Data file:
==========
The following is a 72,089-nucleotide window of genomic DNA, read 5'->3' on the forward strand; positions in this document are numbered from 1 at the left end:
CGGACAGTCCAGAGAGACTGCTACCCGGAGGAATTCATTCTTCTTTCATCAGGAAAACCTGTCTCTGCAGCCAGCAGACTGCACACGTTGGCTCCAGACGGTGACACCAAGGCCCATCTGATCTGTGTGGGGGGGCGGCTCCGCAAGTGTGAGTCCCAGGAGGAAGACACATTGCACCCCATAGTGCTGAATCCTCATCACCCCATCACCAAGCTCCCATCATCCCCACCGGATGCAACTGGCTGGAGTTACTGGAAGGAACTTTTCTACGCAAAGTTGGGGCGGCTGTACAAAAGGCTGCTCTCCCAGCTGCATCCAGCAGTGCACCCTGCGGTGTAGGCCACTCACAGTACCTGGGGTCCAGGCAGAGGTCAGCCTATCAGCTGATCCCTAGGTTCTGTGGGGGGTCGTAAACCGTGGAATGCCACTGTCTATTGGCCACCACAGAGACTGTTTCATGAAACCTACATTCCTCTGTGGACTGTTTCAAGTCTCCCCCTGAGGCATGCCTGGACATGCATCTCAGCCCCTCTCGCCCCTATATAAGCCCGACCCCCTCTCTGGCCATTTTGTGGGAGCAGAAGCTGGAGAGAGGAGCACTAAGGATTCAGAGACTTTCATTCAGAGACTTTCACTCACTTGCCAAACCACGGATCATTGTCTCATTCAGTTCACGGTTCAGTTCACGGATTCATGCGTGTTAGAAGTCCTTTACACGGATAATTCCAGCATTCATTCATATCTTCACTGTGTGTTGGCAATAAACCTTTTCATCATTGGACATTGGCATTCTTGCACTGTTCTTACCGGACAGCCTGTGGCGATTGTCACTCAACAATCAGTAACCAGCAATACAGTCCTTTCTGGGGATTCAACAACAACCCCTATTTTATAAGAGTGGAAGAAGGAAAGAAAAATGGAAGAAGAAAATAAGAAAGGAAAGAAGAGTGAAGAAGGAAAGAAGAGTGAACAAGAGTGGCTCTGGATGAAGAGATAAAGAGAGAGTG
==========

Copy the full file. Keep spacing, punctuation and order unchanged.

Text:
The following is a 72,089-nucleotide window of genomic DNA, read 5'->3' on the forward strand; positions in this document are numbered from 1 at the left end:
CGGACAGTCCAGAGAGACTGCTACCCGGAGGAATTCATTCTTCTTTCATCAGGAAAACCTGTCTCTGCAGCCAGCAGACTGCACACGTTGGCTCCAGACGGTGACACCAAGGCCCATCTGATCTGTGTGGGGGGGCGGCTCCGCAAGTGTGAGTCCCAGGAGGAAGACACATTGCACCCCATAGTGCTGAATCCTCATCACCCCATCACCAAGCTCCCATCATCCCCACCGGATGCAACTGGCTGGAGTTACTGGAAGGAACTTTTCTACGCAAAGTTGGGGCGGCTGTACAAAAGGCTGCTCTCCCAGCTGCATCCAGCAGTGCACCCTGCGGTGTAGGCCACTCACAGTACCTGGGGTCCAGGCAGAGGTCAGCCTATCAGCTGATCCCTAGGTTCTGTGGGGGGTCGTAAACCGTGGAATGCCACTGTCTATTGGCCACCACAGAGACTGTTTCATGAAACCTACATTCCTCTGTGGACTGTTTCAAGTCTCCCCCTGAGGCATGCCTGGACATGCATCTCAGCCCCTCTCGCCCCTATATAAGCCCGACCCCCTCTCTGGCCATTTTGTGGGAGCAGAAGCTGGAGAGAGGAGCACTAAGGATTCAGAGACTTTCATTCAGAGACTTTCACTCACTTGCCAAACCACGGATCATTGTCTCATTCAGTTCACGGTTCAGTTCACGGATTCATGCGTGTTAGAAGTCCTTTACACGGATAATTCCAGCATTCATTCATATCTTCACTGTGTGTTGGCAATAAACCTTTTCATCATTGGACATTGGCATTCTTGCACTGTTCTTACCGGACAGCCTGTGGCGATTGTCACTCAACAATCAGTAACCAGCAATACAGTCCTTTCTGGGGATTCAACAACAACCCCTATTTTATAAGAGTGGAAGAAGGAAAGAAAAATGGAAGAAGAAAATAAGAAAGGAAAGAAGAGTGAAGAAGGAAAGAAGAGTGAACAAGAGTGGCTCTGGATGAAGAGATAAAGAGAGAGTG